Governor Deval Patrick and health and human services officials in Massachusetts praised President Obama for the declaration of national emergency related to the H1N1 influenza outbreak. "The President's actions allow us to continue on the path we have been on in response to H1N1; namely working in partnership with health care providers and public health officials to prepare for an increase in the number of residents with the flu". The declaration would permit the federal government to waive specific hospital-related legal requirements. This would allow hospitals to take certain actions to respond to increased demands for care and to fully implement their disaster operations plans that enable appropriate care during emergencies. The Governor joined the President in downplaying the significance of such a declaration. "This does not mean that conditions have dramatically changed or that the public should be alarmed".
Secretary of Health and Human Services JudyAnn Bigby, MD, emphasized that the plans to prepare and respond to the H1N1 flu have been in place for months as state health officials have collaborated with a wide spectrum of organizations – from hospitals and medical practices to local health officials to school superintendents and nurses. "Each of these sectors is actively working to reduce risk of infection and serious illness".
The Patrick Administration has conferred with the Massachusetts Hospital Association regarding the President’s declaration and joint efforts are being made to inform hospitals of its content. The declaration does not increase the pace at which the H1N1 vaccine will become available to the public. Production delays have decreased the shipments of vaccine to Massachusetts and all other states. So far in Massachusetts, 300,000 doses of the vaccine have been distributed to clinical sites. Hundreds of thousands more are expected in the coming weeks. Public health officials reaffirmed that residents of the state can play an active role in decreasing the spread of the flu by staying home when sick and by carefully practicing health hygiene.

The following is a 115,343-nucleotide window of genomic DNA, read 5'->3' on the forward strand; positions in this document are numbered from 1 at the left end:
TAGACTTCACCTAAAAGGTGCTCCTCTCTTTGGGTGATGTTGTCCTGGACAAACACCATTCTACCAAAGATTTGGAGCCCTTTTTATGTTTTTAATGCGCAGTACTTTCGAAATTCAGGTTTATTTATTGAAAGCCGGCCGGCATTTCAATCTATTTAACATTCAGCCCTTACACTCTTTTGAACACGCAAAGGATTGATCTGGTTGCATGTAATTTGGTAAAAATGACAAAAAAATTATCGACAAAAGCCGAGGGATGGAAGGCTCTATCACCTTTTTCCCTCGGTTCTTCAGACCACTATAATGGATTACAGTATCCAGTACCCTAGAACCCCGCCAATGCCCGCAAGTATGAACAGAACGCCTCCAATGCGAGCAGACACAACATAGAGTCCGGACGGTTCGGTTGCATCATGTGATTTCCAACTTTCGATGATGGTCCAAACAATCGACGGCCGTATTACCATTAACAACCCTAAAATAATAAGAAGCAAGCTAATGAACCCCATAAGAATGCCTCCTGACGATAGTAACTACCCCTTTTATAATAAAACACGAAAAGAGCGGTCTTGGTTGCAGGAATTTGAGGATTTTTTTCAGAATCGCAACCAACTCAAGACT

Weekly Flu Report, December 19, 2014 posted on Dec 19
Rates of flu-like illness increased slightly over the past seven days in Massachusetts, as indicated in the latest weekly flu report. Flu season doesn’t tend to peak until later in February or even March – so there is still plenty of time to get vaccinated …Continue Reading Weekly Flu Report, December 19, 2014
Weekly Flu Report, December 12, 2014 posted on Dec 12
This week’s flu report shows a slight dip in rates of flu-like illness since last week’s report – which is entirely in keeping with the unpredictable nature of flu season. One thing we know for sure is that no matter what, the single best way to …Continue Reading Weekly Flu Report, December 12, 2014
Highlights of the Public Health Council Meeting, December 10, 2014 posted on Dec 10
The December monthly meeting of the Public Health Council featured the consideration of one Determination of Need (DoN) request, two votes on final amendments to existing regulations, and an informational presentation to the Council on a key DPH community initiative. First, the Council took up …Continue Reading Highlights of the Public Health Council Meeting, December 10, 2014